Antibiotics don't help virus infections, the cause of most head colds. But after an adult patient has suffered stuffy sinuses for a week to 10 days, most doctors offer antibiotic treatment in case a bacterial infection has set in. Doctors may offer antibiotics even more promptly if the sinus infection is dripping thick green phlegm into the throat.
But nasty snot or not, antibiotics aren't likely to help, find Jim Young, PhD, of University Hospital, Basel, Switzerland, and colleagues.
Young's team painstakingly re-analyzed clinical data from each of 2,547 adults with mild-to-moderate sinus infections. The patients were participating in one of nine different placebo-controlled clinical trials looking at whether antibiotics speed recovery from acute sinus infections.
"We found that overall, you would need to treat 15 patients with sinusitis-like symptoms for one patient to benefit," Young tells WebMD. "If you are older, if you have more severe symptoms when you come to the doctor's office, if you have symptoms longer, you will take longer to cure. But antibiotics will be of no more benefit to you than to any other patient."
Even people who really do have mild-to-moderate bacterial sinus infections get better without antibiotic treatment, says sinusitis expert Morton Lindbaek, MD, PhD, of the Antibiotic Center for Primary Care at the University of Oslo, Norway.
"It is even more safe than we had thought to wait and see if you get better without antibiotics," Lindbaek tells WebMD. "But if you somehow deteriorate or get worse, or take more than 10-14 days to get better, you must see your doctor."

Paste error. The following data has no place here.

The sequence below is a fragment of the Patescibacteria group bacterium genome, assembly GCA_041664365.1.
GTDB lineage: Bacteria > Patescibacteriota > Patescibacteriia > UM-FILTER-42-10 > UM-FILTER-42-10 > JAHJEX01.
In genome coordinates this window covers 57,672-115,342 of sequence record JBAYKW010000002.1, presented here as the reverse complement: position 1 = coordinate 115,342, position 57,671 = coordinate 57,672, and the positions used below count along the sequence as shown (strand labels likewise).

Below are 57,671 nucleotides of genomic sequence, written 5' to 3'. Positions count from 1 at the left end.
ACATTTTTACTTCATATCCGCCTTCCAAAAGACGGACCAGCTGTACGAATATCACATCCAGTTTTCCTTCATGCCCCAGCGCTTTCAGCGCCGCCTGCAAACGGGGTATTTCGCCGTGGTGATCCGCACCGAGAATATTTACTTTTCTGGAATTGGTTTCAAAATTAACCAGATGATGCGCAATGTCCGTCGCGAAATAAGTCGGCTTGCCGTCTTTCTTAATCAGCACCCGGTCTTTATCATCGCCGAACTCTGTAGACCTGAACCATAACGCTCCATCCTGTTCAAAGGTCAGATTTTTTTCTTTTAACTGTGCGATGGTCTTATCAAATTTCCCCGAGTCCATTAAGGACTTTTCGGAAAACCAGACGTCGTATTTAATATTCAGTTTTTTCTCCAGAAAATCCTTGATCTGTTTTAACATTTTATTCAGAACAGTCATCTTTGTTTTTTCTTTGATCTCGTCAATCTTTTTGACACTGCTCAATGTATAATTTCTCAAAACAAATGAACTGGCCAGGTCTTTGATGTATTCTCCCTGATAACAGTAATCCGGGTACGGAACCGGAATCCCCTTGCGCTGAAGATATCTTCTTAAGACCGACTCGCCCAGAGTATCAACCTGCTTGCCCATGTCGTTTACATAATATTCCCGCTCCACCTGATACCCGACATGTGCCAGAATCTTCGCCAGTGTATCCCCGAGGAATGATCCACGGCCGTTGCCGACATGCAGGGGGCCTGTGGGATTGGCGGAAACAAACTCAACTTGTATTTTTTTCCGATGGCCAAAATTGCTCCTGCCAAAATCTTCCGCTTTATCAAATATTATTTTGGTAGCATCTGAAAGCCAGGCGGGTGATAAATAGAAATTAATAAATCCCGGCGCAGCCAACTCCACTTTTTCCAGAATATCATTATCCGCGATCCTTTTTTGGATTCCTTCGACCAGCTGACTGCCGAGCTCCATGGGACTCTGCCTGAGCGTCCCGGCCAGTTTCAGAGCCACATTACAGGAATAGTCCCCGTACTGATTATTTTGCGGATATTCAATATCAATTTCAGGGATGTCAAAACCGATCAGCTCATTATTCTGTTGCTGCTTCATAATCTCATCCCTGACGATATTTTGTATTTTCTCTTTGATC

Ten days is a long time to suffer with a cold. But even those who have suffered that long may take several more days to get better, Lindbaek and Young say.
The Young study looked at people who simply went to the doctor with symptoms of sinusitis. A recent clinical trial looked only at those patients most likely to have a bacterial infection. Both studies came up with the same result: Antibiotics aren't likely to help sinus infections.
Lindbaek warns that if you start feeling much worse, if you develop a high fever, or if you have sharp sinus pain, all bets are off -- it's time to see a doctor right away. And none of this applies to children, to people with immune suppression, or to people who are seriously ill -- all of these patients should see a doctor whenever they have sinusitis symptoms.
"Our findings are pretty sad, in a way, because we cannot distinguish patients who really need antibiotics from those who do not," Young says. "All we can say is most people won't need antibiotics for sinusitis. The latest recommendation is for doctors to take a wait-and-see approach. They should tell patients, 'If it gets worse, see me again.' For most patients, in a week, things will have improved."
One thing that can help is to help the sinuses drain the mucus or pus that clogs them, Lindbaek says. He suggests the use of intranasal steroids, decongestants, or nasal lavage to improve drainage.
The Young study and an editorial by Lindbaek, appear in the March 15 issue of The Lancet.